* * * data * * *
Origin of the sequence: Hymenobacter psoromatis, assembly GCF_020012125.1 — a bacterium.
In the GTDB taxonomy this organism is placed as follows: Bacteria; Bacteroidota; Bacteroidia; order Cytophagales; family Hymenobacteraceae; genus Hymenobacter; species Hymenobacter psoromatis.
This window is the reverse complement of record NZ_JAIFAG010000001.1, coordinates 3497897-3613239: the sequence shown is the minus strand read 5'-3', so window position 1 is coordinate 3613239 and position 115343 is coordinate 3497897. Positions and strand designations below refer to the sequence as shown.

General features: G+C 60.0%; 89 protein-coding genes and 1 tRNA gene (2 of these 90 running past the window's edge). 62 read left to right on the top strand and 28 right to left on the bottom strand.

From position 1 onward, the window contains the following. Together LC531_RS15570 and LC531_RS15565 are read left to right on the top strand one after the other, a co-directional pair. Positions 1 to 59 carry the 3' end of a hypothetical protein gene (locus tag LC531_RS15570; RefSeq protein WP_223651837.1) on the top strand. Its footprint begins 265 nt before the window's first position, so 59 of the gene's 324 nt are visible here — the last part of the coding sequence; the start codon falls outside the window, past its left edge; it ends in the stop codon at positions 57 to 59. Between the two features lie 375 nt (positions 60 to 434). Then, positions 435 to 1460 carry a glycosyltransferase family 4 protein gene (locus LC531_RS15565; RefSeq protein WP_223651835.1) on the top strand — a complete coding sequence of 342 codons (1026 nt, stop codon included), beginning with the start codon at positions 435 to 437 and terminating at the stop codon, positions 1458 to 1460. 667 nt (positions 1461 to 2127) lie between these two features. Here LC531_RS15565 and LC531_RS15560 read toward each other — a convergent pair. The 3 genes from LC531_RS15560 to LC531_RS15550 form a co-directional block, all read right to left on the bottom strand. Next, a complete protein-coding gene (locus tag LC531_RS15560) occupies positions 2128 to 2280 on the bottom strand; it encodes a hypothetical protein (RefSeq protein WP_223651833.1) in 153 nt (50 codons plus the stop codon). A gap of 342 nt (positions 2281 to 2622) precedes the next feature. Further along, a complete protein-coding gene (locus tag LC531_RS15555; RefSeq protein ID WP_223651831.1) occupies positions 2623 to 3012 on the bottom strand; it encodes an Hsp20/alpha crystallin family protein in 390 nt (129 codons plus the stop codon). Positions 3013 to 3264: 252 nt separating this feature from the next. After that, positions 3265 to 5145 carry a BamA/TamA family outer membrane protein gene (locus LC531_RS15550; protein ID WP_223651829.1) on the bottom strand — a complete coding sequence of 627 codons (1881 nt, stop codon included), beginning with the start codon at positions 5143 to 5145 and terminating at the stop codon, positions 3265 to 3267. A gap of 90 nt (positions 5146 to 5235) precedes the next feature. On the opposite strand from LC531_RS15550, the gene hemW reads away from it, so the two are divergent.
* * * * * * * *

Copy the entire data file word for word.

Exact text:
Origin of the sequence: Hymenobacter psoromatis, assembly GCF_020012125.1 — a bacterium.
In the GTDB taxonomy this organism is placed as follows: Bacteria; Bacteroidota; Bacteroidia; order Cytophagales; family Hymenobacteraceae; genus Hymenobacter; species Hymenobacter psoromatis.
This window is the reverse complement of record NZ_JAIFAG010000001.1, coordinates 3497897-3613239: the sequence shown is the minus strand read 5'-3', so window position 1 is coordinate 3613239 and position 115343 is coordinate 3497897. Positions and strand designations below refer to the sequence as shown.

General features: G+C 60.0%; 89 protein-coding genes and 1 tRNA gene (2 of these 90 running past the window's edge). 62 read left to right on the top strand and 28 right to left on the bottom strand.

From position 1 onward, the window contains the following. Together LC531_RS15570 and LC531_RS15565 are read left to right on the top strand one after the other, a co-directional pair. Positions 1 to 59 carry the 3' end of a hypothetical protein gene (locus tag LC531_RS15570; RefSeq protein WP_223651837.1) on the top strand. Its footprint begins 265 nt before the window's first position, so 59 of the gene's 324 nt are visible here — the last part of the coding sequence; the start codon falls outside the window, past its left edge; it ends in the stop codon at positions 57 to 59. Between the two features lie 375 nt (positions 60 to 434). Then, positions 435 to 1460 carry a glycosyltransferase family 4 protein gene (locus LC531_RS15565; RefSeq protein WP_223651835.1) on the top strand — a complete coding sequence of 342 codons (1026 nt, stop codon included), beginning with the start codon at positions 435 to 437 and terminating at the stop codon, positions 1458 to 1460. 667 nt (positions 1461 to 2127) lie between these two features. Here LC531_RS15565 and LC531_RS15560 read toward each other — a convergent pair. The 3 genes from LC531_RS15560 to LC531_RS15550 form a co-directional block, all read right to left on the bottom strand. Next, a complete protein-coding gene (locus tag LC531_RS15560) occupies positions 2128 to 2280 on the bottom strand; it encodes a hypothetical protein (RefSeq protein WP_223651833.1) in 153 nt (50 codons plus the stop codon). A gap of 342 nt (positions 2281 to 2622) precedes the next feature. Further along, a complete protein-coding gene (locus tag LC531_RS15555; RefSeq protein ID WP_223651831.1) occupies positions 2623 to 3012 on the bottom strand; it encodes an Hsp20/alpha crystallin family protein in 390 nt (129 codons plus the stop codon). Positions 3013 to 3264: 252 nt separating this feature from the next. After that, positions 3265 to 5145 carry a BamA/TamA family outer membrane protein gene (locus LC531_RS15550; protein ID WP_223651829.1) on the bottom strand — a complete coding sequence of 627 codons (1881 nt, stop codon included), beginning with the start codon at positions 5143 to 5145 and terminating at the stop codon, positions 3265 to 3267. A gap of 90 nt (positions 5146 to 5235) precedes the next feature. On the opposite strand from LC531_RS15550, the gene hemW reads away from it, so the two are divergent.